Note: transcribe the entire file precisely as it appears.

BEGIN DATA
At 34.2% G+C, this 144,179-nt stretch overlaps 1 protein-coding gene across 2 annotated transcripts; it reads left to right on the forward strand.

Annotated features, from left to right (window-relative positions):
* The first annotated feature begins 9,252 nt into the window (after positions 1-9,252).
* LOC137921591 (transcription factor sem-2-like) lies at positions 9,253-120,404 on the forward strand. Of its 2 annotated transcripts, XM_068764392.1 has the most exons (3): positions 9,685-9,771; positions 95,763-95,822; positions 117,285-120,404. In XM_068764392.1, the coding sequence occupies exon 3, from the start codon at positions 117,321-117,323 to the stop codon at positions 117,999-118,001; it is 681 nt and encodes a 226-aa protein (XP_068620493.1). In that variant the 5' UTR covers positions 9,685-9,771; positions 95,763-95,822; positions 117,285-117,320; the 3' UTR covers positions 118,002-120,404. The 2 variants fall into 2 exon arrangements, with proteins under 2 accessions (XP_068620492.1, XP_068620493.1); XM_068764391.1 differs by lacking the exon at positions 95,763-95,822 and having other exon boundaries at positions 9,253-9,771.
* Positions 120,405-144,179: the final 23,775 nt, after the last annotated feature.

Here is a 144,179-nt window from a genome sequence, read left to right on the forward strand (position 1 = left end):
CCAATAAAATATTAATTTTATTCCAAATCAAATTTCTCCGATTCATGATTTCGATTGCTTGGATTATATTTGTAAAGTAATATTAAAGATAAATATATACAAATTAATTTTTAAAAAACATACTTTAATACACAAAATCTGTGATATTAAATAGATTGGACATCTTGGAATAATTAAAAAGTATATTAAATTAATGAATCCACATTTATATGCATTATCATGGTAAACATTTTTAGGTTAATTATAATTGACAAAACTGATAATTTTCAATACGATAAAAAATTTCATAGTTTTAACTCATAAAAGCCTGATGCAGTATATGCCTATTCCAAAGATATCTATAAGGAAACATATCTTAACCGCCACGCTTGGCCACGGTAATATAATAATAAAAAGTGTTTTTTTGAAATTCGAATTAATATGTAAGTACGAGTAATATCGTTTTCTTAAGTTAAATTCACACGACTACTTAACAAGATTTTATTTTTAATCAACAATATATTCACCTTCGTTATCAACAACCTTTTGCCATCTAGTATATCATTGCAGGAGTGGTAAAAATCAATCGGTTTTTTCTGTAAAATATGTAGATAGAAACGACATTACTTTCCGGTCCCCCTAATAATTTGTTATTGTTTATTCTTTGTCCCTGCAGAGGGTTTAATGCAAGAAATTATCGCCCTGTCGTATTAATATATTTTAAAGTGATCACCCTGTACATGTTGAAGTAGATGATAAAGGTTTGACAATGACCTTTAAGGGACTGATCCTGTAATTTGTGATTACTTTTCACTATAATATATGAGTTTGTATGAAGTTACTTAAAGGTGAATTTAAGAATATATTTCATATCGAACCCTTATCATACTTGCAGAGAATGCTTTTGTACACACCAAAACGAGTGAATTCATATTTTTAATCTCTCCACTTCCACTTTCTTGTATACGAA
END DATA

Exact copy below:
At 34.2% G+C, this 144,179-nt stretch overlaps 1 protein-coding gene across 2 annotated transcripts; it reads left to right on the forward strand.

Annotated features, from left to right (window-relative positions):
* The first annotated feature begins 9,252 nt into the window (after positions 1-9,252).
* LOC137921591 (transcription factor sem-2-like) lies at positions 9,253-120,404 on the forward strand. Of its 2 annotated transcripts, XM_068764392.1 has the most exons (3): positions 9,685-9,771; positions 95,763-95,822; positions 117,285-120,404. In XM_068764392.1, the coding sequence occupies exon 3, from the start codon at positions 117,321-117,323 to the stop codon at positions 117,999-118,001; it is 681 nt and encodes a 226-aa protein (XP_068620493.1). In that variant the 5' UTR covers positions 9,685-9,771; positions 95,763-95,822; positions 117,285-117,320; the 3' UTR covers positions 118,002-120,404. The 2 variants fall into 2 exon arrangements, with proteins under 2 accessions (XP_068620492.1, XP_068620493.1); XM_068764391.1 differs by lacking the exon at positions 95,763-95,822 and having other exon boundaries at positions 9,253-9,771.
* Positions 120,405-144,179: the final 23,775 nt, after the last annotated feature.

Here is a 144,179-nt window from a genome sequence, read left to right on the forward strand (position 1 = left end):
CCAATAAAATATTAATTTTATTCCAAATCAAATTTCTCCGATTCATGATTTCGATTGCTTGGATTATATTTGTAAAGTAATATTAAAGATAAATATATACAAATTAATTTTTAAAAAACATACTTTAATACACAAAATCTGTGATATTAAATAGATTGGACATCTTGGAATAATTAAAAAGTATATTAAATTAATGAATCCACATTTATATGCATTATCATGGTAAACATTTTTAGGTTAATTATAATTGACAAAACTGATAATTTTCAATACGATAAAAAATTTCATAGTTTTAACTCATAAAAGCCTGATGCAGTATATGCCTATTCCAAAGATATCTATAAGGAAACATATCTTAACCGCCACGCTTGGCCACGGTAATATAATAATAAAAAGTGTTTTTTTGAAATTCGAATTAATATGTAAGTACGAGTAATATCGTTTTCTTAAGTTAAATTCACACGACTACTTAACAAGATTTTATTTTTAATCAACAATATATTCACCTTCGTTATCAACAACCTTTTGCCATCTAGTATATCATTGCAGGAGTGGTAAAAATCAATCGGTTTTTTCTGTAAAATATGTAGATAGAAACGACATTACTTTCCGGTCCCCCTAATAATTTGTTATTGTTTATTCTTTGTCCCTGCAGAGGGTTTAATGCAAGAAATTATCGCCCTGTCGTATTAATATATTTTAAAGTGATCACCCTGTACATGTTGAAGTAGATGATAAAGGTTTGACAATGACCTTTAAGGGACTGATCCTGTAATTTGTGATTACTTTTCACTATAATATATGAGTTTGTATGAAGTTACTTAAAGGTGAATTTAAGAATATATTTCATATCGAACCCTTATCATACTTGCAGAGAATGCTTTTGTACACACCAAAACGAGTGAATTCATATTTTTAATCTCTCCACTTCCACTTTCTTGTATACGAA